On March 24, 2014, a bill (S1846) was introduced that would permit an employer to withhold a portion of an employee’s wages for purchases authorized by the employee made at an event sponsored by an organized and generally-recognized charity that is affiliated with the employer. The law would only apply to events in which at least 20 percent of the profits are being contributed to an organized and generally-recognized charity. Under the current law, withholdings from an employee’s wages are permitted for contributions directly to organized and generally-recognized charities, but not for purchases made by an employee from third-party vendors at events sponsored by charities affiliated with an employer. The bill would also permit public employees to request multiple payroll deductions for payments made to multiple credit union accounts.
On March 18, President Barack Obama signed into law the Hiring Incentives to Restore Employment (HIRE) Act. The bill contains approximately $17.6 billion in tax credits to stimulate employment and contributes about $20 billion toward highway and transit infrastructure programs. The President stated that while the jobs bill was “absolutely necessary,” it was “by no means enough” and that “[t]here’s a lot more that we’re going to need to do to spur hiring in the private sector and bring about full economic recovery.”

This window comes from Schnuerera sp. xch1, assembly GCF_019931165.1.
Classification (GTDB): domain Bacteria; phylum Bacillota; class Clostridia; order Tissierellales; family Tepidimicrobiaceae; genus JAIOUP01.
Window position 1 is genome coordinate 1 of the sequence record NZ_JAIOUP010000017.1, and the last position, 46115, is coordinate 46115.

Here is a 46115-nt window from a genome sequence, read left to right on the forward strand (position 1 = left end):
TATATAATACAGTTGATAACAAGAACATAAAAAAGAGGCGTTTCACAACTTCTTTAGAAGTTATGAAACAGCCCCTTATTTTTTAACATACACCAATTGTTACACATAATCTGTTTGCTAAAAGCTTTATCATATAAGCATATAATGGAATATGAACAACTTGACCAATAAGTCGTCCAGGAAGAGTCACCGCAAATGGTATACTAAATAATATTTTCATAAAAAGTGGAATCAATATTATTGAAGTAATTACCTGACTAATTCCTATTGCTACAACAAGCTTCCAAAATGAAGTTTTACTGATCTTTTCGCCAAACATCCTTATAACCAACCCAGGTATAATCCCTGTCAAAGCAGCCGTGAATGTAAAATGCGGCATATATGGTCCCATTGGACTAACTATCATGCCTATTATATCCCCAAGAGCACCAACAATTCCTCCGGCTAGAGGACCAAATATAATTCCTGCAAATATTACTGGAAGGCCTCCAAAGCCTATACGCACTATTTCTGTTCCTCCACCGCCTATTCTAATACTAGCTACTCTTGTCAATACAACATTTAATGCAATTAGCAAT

The province of Alberta, Canada, enacted significant revisions to its Employment Standards Code effective January 1, 2018, overhauling its foundational employment laws for the first time in almost 30 years. Canadian employment law is generally provincial—and each province has its own core employment legislation with its own regulations governing matters such as overtime pay, job-protected leaves of absence, annual vacation, and termination requirements.
The U.S. Citizenship and Immigration Services (USCIS) announced on November 22, 2011 that it had received enough H-1B cap-subject petitions to reach the annual 65,000 “regular cap” limit and that it would reject petitions filed thereafter. USCIS exhausted the 20,000 H-1Bs reserved for foreign nationals with U.S.-earned advanced degrees on October 19. The H-1B1 category